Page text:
Art in and after crisis

"The Bounce" by Wendy Nanan
“The Bounce” by Wendy Nanan
Andil Gosine
Andil Gosine

York University Associate Professor Andil Gosine’s visual art exhibition, Wendy Nanan, was due to open at the Art Museum of the Americas in Washington, D.C. on March 19. It remains half-installed, awaiting the resumption of activity in an area heavily impacted by COVID-19.

Gosine, a Faculty of Environmental Studies instructor, curated the largest solo exhibition of artist Wendy Nanan’s more than four decades of work. The project draws on Gosine’s research on the interstices of environmental justice, migration and sexuality.

While the museum waits to reopen its doors to visitors, several aspects of the exhibition were brought online on Instagram, Twitter, YouTube and Facebook, including new texts written by Gosine to accompany the unveiling of Nanan’s newest work “Baby Krishna,” from her iconic series of papier-mâché sculptures, and the premiere Gosine’s 22-minute video documentary on the creation of her forthcoming “Breath” installation.

Wendy Nanan is one of several outcomes of Gosine’s “Visual Arts After Indenture” project which began in 2014, and explores the visual art produced by descendants of indentured workers brought from India and elsewhere to the Caribbean, Fiji and Mauritius as replacement plantation labour following the abolition of slavery.

"The Bounce" from Wendy Nanan
In “The Bounce,” from Wendy Nanan’s oversized book series, lyrics from the Billie Holiday song “Strange Fruit” are the background text to the bounce between the Hindu god Ganesh and The Lion of The Twelve Tribes.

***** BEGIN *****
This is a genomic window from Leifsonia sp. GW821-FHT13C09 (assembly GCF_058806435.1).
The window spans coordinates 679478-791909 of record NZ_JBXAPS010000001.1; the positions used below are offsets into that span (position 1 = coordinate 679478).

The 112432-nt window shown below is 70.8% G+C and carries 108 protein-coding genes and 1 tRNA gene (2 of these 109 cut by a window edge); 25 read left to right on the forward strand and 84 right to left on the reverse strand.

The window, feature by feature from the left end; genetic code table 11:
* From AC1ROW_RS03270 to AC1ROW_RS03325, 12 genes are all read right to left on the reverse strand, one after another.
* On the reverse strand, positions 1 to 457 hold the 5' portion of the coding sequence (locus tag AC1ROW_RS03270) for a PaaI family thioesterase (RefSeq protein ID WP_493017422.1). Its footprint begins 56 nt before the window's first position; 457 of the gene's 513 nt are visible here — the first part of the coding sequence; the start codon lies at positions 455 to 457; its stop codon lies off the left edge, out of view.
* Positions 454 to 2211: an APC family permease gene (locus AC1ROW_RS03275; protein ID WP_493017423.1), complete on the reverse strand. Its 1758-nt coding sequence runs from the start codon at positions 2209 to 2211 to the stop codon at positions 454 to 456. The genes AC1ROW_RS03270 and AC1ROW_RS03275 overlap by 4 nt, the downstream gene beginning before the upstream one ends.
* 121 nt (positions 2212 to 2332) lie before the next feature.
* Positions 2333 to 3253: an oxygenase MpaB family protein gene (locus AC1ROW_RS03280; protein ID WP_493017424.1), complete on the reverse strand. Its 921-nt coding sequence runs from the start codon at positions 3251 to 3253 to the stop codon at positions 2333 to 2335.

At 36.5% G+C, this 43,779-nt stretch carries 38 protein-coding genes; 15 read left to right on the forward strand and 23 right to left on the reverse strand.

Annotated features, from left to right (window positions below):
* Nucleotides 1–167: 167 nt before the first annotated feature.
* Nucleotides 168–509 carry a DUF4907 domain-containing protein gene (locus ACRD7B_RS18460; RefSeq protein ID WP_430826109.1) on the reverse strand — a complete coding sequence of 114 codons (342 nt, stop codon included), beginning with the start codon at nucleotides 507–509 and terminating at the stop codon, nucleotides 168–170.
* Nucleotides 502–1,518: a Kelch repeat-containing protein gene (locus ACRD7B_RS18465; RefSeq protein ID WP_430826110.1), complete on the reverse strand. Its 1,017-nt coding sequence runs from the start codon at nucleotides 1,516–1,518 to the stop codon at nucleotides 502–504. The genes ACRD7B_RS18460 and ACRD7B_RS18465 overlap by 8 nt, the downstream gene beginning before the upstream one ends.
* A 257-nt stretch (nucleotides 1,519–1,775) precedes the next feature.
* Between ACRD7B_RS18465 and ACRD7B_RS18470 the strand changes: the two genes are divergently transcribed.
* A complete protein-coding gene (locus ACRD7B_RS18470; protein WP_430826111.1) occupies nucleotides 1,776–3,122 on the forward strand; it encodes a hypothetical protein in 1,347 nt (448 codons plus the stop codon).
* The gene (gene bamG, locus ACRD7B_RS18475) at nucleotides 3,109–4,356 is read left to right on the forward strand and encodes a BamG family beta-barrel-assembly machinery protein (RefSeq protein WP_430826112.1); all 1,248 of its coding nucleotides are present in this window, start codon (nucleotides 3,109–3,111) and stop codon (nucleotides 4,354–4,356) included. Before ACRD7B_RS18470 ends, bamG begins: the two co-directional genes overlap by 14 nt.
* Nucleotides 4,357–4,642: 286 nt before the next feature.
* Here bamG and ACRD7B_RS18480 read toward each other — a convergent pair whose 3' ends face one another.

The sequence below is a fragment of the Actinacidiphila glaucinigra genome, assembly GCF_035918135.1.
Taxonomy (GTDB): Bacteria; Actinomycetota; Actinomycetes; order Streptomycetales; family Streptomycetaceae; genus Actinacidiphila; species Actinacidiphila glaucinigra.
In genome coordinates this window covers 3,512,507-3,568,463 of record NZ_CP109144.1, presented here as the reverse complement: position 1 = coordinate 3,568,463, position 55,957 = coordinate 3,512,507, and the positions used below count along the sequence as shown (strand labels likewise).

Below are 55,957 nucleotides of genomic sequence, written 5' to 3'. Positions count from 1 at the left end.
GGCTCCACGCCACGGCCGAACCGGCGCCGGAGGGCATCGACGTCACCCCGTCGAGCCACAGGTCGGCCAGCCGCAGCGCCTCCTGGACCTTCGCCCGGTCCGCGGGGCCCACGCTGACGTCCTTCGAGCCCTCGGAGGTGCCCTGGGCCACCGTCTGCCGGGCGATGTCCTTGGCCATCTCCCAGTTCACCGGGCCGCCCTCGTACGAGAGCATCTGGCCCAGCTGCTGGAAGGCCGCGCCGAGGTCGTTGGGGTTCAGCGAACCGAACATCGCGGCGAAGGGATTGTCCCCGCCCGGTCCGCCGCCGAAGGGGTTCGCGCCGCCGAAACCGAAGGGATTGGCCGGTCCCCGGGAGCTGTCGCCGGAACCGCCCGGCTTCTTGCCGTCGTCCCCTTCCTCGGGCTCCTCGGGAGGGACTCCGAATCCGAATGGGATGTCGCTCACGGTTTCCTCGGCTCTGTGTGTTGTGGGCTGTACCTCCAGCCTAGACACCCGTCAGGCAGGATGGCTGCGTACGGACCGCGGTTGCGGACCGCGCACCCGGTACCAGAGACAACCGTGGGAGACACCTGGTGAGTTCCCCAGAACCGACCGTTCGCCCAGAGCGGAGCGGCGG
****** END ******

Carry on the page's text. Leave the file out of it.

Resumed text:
In addition to drawing attention to the work of artists like Nanan, this study of the visual arts broadly engages and pursues questions about the production, purpose and impact of art in and after times of crisis.

Gosine’s previous exhibitions, Deities, Parts 1 & 2, presented photographs from environmental activities conducted by organizations in New York, while Coolie Coolie Viens and All the Flowers interrogated the legacies of indentureship and adolescent migration. His 2020 exhibition rêvenir saw Gosine return to Trinidad and Tobago, and featured video, photography and installation work.

In his graduate and undergraduate classes, Gosine has drawn on this material to help students understand and produce creative visual art in response to HIV/AIDS, climate change and animal abuse, among other environmental issues. Each year he organizes an annual showcase of his students’ work around one of these themes.

Gosine’s forthcoming book, Nature’s Wild: Love, Sex and Law in the Caribbean (Duke), examines sexuality, environment and visual art.